So SEC Chairman Mary Shapiro wants money market funds to use mark-to-market accounting, and publish a daily NAV. Well, why not impose mark-to-market accounting on banks, and force them to report the fair market value of their surplus every day? Large depositors over the guaranty limit and the repo market might be interested in this data. Oh wait, that’s procyclical, so many claim, even though it reveals cash flow mismatches, which are material to the running of a banking business.
Electron Capital returned 3.1% for October, bringing its year-to-date return to 8.3%. The MSCI ACWI gained 6% for October, raising its year-to-date return to -22.3%, while the S&P 500 returned 8% in October for a year-to-date loss of 18.8%. The MSCI World Utilities Index was up 2.7% for October but remains down 13.5% year to Read More
There’s a lot of hypocrisy involved in the SEC’s proposals on money market funds.
- Banks are a larger problem. When money market funds fail, the losses are a couple percent on NAV, versus much larger on banks.
- Having a balance sheet enables a bank to postpone the day of reckoning; there are more games to play.
- Some banks run “money market funds” that are essentially savings accounts, but do not have identified pools of assets behind them. In an insolvency, a holder of such is a general creditor after FDIC coverage.
- Money market funds cost consumers a lot less than banks in order to provide transactional services. In one sense, money market funds deserve to exist far more than banks — they have a very low asset liability mismatch, asset quality is very high, and they exist to pass through interest earnings on a short-term portfolio.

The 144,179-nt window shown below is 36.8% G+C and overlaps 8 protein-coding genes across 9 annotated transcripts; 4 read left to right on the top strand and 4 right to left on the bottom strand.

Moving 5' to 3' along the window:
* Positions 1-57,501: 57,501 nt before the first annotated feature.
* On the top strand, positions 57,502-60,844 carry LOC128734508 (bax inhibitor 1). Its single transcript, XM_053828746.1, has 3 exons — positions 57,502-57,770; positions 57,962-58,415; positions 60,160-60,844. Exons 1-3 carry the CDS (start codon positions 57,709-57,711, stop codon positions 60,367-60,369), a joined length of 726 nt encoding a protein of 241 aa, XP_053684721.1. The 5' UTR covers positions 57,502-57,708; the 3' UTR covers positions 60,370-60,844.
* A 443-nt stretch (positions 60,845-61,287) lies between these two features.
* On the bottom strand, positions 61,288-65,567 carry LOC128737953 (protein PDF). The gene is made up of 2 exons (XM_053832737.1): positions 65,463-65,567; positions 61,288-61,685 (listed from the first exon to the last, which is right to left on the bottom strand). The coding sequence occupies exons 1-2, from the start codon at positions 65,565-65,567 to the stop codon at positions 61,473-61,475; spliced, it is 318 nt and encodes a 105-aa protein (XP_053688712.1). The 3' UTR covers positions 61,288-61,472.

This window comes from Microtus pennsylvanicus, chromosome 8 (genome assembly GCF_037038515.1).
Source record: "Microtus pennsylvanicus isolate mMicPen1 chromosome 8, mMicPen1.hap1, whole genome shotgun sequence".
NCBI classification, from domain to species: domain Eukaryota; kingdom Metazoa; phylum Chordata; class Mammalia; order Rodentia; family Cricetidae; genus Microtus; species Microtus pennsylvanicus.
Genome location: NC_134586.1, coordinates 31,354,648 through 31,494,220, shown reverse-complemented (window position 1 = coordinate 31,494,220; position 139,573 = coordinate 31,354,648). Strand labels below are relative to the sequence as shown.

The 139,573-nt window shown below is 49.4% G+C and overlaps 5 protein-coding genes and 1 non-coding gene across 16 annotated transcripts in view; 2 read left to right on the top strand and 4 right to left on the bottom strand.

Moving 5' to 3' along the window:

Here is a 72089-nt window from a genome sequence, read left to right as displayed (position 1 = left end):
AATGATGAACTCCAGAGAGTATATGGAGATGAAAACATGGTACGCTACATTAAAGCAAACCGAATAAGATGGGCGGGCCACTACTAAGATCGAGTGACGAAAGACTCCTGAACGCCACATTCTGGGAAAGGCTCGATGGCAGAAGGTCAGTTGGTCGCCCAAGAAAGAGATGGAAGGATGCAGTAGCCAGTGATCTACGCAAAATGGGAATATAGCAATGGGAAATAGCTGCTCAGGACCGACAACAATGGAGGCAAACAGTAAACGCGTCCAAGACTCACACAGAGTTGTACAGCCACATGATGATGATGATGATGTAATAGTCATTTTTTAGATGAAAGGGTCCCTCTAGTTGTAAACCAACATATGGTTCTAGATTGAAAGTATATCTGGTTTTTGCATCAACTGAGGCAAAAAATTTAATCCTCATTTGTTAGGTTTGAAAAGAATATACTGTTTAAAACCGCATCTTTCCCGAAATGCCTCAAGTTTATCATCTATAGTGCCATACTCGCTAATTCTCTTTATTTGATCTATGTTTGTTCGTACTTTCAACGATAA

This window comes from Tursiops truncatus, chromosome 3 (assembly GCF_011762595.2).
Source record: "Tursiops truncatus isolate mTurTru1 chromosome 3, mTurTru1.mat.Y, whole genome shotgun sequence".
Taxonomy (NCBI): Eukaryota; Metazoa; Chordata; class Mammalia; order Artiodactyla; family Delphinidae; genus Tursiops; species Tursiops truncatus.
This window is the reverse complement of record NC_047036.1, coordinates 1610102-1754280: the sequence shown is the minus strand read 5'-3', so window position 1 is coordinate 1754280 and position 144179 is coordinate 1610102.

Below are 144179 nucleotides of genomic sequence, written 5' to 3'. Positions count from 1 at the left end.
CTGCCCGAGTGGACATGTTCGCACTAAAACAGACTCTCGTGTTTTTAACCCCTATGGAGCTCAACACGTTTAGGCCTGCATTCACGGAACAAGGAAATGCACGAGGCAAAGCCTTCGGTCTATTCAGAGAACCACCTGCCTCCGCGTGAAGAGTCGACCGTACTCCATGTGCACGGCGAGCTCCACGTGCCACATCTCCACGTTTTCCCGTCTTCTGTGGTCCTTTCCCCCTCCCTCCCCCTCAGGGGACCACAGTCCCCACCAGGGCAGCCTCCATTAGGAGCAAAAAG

Money market funds should be treated like book value ETFs. They should pass through interest net of fees, andimpose credit events should the NAV fall below 0.995. [Link to my letter to the SEC] This is a simple, stable solution, that would not require any regulation beyond that. It would keep money market fund losses small, end deliver them to holders, not taxpayers. (Even indirectly, by borrowing from the Fed.)
So there are 300+ cases where the sponsors of money market funds put up money or offered loans where money market funds were about to break the buck. Where Mary Shapiro sees weakness, I see strength. Isn’t it great that financial organizations, without being required to do so by regulation, kick in their own funds or liquidity in order to preserve the interests of savers? Most banks could never do the same when they are about to go bust.
Money market funds are a way of avoiding the high expenses of banks, and offer savers a decent rate of return. If there are losses, holders of the money market fund should bear it through a reduction in units, as described in my proposal, unless sponsors generously want to preserve their franchise.
Consumers get a better deal with money market funds. Those that are in the pocket of the banks argue against money market funds. I do not ever want the government to bail out money market funds, and the US Government erred greatly when they did so in 2008. Those holding money market funds should have borne their small losses. There would have been little risk from letting money market funds deliver losses to holders.
Those losses were not the cause of the crisis, but the banks with their bad residential mortgage loans. That was the crisis, and continues to be so, with so many mortgages underwater.
David Merkel, CFA of Aleph Blog